Tech Reads Distress Between the Lines

Computer analysis of text-based counselling can flag rural patients whose mental health is deteriorating.

A computational tool developed at Western to analyse text message counselling to identify those at risk of a dangerous decline in mental health could transform mental health service delivery to rural and remote communities.

The algorithm was developed by a team led by Associate Professor Mark Antoniou, who studies language, cognition and their interface with technology at the MARCS Institute for Brain, Behaviour and Development. 

Antoniou’s work was part of a federally-funded pilot of Virtual Psychologist, which provided SMS-based counselling with qualified psychologists to Australian farmers. “It’s a service for people who find telephone or face to face counselling too confronting, too embarrassing, too inconvenient, or simply unavailable,” explains Dervla Loughnane, CEO of Virtual Psychologist and a collaborator with Western. 

“Fire, flood and drought are just some of the stressful factors that regularly disrupt the lives of Australians in rural and remote regions”, says Antoniou. In addition, fewer mental health practitioners are in regional centres than in cities, and the distance from a remote property to the nearest service can be vast. 

“Farmers also face obstacles of entrenched stoicism and the stigma around mental health, so it’s a perfect storm of increased need, fewer services, and cultural and behavioural barriers,” Antoniou says.

Need to know

  • Distance, entrenched stoicism and mental health stigma can prevent farmers from seeking help. 
  • A Western tool is able to identify anxiety, stress and depression with about 80% accuracy from a text message-based counselling service.
  • People who are anxious, stressed or depressed use more first-person pronouns, such as I, me and my.

“If the person is willing to engage, the evidence shows that text-based counselling is as effective as traditional forms of counselling,” he adds. For him, the text-based nature of the service brings with it the possibility of developing smart tools. People who are anxious, stressed or depressed are known to display particular patterns of language use, such as using more first-person pronouns like I, me and my, he explains. So his team developed a tool to detect these patterns in SMS counselling transcripts. “We used advanced computational linguistic analysis on the language use patterns, to glean patients’ current mental health status and make predictions as to where they are headed,” Antoniou says. “The goal is to be able to flag someone who is very distressed and may be having suicidal thoughts.”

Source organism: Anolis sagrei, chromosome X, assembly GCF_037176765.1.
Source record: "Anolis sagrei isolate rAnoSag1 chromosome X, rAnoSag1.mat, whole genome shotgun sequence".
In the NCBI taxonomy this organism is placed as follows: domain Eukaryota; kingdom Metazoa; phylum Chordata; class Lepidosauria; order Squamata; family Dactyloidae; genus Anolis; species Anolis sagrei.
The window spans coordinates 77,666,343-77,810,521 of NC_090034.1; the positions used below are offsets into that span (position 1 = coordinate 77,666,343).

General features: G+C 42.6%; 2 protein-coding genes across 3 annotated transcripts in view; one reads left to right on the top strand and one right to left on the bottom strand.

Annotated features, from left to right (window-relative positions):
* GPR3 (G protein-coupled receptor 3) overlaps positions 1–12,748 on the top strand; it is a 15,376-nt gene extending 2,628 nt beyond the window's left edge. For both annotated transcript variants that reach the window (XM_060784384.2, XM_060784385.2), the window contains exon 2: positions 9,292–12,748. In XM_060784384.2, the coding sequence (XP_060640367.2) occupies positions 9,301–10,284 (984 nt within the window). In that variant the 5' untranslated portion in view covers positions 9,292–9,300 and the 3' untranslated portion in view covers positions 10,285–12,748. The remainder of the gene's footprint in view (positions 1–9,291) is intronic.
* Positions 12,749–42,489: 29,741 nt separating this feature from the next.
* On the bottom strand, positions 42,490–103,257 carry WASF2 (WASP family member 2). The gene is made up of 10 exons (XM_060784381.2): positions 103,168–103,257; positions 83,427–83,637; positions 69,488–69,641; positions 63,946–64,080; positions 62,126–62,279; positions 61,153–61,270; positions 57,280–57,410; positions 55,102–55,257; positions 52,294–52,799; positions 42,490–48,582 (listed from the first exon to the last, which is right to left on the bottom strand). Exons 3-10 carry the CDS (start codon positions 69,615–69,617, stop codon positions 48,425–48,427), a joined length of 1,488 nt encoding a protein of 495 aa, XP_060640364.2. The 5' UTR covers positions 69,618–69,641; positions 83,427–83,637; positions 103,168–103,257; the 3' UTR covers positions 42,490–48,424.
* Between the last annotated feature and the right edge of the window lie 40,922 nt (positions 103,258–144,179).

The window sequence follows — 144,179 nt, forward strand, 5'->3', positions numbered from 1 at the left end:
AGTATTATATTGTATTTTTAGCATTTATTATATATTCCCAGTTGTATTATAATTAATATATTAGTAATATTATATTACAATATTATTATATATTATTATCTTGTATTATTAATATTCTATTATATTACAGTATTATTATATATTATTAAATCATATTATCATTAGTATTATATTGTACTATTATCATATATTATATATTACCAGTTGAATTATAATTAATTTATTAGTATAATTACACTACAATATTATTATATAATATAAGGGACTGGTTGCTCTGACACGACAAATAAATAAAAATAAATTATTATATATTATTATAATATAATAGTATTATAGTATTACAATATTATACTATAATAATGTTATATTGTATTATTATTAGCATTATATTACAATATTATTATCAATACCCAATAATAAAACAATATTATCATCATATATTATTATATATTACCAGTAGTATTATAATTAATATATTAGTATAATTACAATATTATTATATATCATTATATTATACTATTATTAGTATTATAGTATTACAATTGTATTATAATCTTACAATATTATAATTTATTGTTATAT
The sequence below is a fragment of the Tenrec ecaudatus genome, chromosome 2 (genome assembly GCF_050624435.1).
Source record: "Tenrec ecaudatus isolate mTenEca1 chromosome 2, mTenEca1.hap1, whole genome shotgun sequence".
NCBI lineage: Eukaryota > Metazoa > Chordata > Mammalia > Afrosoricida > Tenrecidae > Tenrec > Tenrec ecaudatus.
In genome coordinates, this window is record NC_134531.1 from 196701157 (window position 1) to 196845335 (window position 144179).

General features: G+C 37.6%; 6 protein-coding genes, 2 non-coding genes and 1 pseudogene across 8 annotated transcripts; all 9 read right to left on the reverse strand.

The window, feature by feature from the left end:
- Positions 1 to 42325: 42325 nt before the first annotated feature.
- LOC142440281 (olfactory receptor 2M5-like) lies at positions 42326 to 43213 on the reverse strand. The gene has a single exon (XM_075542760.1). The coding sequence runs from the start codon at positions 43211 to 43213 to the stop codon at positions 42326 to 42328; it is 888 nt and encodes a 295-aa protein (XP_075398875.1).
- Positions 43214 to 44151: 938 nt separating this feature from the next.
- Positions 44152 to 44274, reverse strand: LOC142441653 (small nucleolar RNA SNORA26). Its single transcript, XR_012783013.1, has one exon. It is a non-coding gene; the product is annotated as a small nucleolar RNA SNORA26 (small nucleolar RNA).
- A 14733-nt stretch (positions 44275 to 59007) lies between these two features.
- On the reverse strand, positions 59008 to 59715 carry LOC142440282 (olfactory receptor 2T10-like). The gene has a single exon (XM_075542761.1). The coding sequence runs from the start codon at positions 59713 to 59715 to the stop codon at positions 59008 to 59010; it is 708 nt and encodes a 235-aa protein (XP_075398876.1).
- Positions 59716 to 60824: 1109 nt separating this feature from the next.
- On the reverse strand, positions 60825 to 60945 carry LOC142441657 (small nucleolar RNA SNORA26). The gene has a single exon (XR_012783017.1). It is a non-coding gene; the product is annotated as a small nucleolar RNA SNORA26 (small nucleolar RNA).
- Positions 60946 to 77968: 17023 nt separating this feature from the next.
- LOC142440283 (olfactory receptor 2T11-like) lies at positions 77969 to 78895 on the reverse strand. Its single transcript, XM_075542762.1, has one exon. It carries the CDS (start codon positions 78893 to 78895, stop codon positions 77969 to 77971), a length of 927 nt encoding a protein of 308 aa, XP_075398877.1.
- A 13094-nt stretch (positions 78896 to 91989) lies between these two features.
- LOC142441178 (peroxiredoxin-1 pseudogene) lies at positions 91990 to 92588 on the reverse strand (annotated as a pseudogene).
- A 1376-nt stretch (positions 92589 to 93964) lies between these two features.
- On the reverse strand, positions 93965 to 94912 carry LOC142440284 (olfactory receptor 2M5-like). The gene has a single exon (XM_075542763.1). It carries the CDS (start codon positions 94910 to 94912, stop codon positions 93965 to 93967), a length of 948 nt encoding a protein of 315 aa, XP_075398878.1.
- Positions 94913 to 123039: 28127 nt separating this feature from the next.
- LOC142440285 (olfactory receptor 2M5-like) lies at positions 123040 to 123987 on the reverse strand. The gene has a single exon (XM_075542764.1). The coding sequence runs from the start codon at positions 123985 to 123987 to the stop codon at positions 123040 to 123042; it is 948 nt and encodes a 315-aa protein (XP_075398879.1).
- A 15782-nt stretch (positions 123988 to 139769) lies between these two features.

“So far, we are able to identify anxiety, stress and depression with about 80% accuracy,” he says. “We are also able look at a person’s language use and predict how they are going to feel weeks or even months away, with an accuracy of 80 to 90%.”The ability to rapidly diagnose treatable conditions by scanning SMS data is extremely powerful, says Loughnane. “Within Australia and globally there is a shortage of mental health practitioners. The data Mark and the team produced is ground-breaking.”

Meet the Academic | Associate Professor Mark Antoniou

Associate Professor Mark Antoniou is the MARCS Institute Deputy Director. His research encompasses predicting outcomes associated with language use. Funded by research grants from the Australian Research Council, Research Grants Council of Hong Kong, and Health and Medical Research Fund of Hong Kong, Antoniou is exploring the patterns of language use that promote healthy brain function in older adults. Across two tenders, he has led interdisciplinary teams of outstanding researchers in collaborative projects with the NSW Government Centre for Work, Health and Safety to predict future mental health status from language use patterns in (a) users of e-mental health services in remote and rural farming communities and (b) older workers in the construction and nursing industries.


© Shotbydave/E+/Getty Images © Warren Wong/unsplash © Marjan Grabowski/unsplash
Future-Makers is published for Western Sydney University by Nature Research Custom Media, part of Springer Nature.